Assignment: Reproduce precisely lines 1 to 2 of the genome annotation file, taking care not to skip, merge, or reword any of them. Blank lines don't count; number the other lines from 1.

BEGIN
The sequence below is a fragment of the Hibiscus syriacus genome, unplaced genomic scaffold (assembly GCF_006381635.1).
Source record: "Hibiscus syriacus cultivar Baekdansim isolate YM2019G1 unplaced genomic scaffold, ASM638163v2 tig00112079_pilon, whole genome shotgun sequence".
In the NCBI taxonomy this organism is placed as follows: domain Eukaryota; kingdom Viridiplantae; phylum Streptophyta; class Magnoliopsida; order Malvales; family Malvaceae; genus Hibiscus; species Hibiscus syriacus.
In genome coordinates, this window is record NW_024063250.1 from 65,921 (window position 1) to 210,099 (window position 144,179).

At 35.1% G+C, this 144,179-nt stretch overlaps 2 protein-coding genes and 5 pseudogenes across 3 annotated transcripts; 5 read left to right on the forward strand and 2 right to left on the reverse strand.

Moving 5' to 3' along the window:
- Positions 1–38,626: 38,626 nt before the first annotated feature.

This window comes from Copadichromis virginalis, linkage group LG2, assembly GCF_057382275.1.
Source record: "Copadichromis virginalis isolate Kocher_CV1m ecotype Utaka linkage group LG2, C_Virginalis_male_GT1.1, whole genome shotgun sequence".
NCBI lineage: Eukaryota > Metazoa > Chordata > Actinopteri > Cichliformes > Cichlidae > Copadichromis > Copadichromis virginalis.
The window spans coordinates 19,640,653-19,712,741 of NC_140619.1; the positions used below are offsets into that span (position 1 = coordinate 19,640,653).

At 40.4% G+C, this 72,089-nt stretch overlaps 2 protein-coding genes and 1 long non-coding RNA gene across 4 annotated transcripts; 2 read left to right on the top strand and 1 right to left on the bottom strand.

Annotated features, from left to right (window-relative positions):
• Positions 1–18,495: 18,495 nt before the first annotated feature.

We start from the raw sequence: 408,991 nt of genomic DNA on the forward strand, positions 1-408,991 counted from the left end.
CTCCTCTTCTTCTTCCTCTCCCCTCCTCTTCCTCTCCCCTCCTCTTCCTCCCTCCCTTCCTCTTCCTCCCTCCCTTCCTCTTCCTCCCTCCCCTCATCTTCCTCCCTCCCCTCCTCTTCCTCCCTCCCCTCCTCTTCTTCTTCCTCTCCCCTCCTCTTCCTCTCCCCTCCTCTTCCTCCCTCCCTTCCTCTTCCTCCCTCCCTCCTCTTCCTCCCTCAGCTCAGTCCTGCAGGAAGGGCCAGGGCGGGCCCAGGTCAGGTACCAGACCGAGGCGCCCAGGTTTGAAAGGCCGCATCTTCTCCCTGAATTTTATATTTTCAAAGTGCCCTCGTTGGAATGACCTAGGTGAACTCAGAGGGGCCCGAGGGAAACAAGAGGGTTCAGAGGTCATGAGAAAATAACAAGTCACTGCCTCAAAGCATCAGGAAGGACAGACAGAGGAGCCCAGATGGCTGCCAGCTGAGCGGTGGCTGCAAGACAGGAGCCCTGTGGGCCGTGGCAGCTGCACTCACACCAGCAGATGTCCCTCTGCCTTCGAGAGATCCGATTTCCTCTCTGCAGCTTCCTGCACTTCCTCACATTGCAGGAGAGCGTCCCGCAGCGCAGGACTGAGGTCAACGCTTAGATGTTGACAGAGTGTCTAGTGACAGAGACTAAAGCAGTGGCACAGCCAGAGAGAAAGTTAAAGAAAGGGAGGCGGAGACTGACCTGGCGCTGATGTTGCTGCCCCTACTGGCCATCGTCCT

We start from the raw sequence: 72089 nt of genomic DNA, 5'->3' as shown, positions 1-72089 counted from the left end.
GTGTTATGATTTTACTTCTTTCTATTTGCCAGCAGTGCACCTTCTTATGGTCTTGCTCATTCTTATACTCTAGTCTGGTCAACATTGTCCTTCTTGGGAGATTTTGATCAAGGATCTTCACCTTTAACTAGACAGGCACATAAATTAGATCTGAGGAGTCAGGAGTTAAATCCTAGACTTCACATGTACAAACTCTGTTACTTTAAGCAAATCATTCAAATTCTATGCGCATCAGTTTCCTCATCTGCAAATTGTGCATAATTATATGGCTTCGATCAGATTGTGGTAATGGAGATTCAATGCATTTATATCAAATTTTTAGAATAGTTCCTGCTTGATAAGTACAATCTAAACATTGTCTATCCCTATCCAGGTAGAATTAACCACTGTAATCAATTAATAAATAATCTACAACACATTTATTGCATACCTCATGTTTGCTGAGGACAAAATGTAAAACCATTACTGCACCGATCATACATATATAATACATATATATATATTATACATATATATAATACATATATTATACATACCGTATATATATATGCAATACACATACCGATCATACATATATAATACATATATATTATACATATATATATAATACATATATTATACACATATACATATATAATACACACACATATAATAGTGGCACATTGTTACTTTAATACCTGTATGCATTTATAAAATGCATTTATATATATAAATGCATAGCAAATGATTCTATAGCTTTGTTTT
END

The sequence below is a fragment of the Hibiscus syriacus genome, unplaced genomic scaffold (assembly GCF_006381635.1).
Source record: "Hibiscus syriacus cultivar Baekdansim isolate YM2019G1 unplaced genomic scaffold, ASM638163v2 tig00112079_pilon, whole genome shotgun sequence".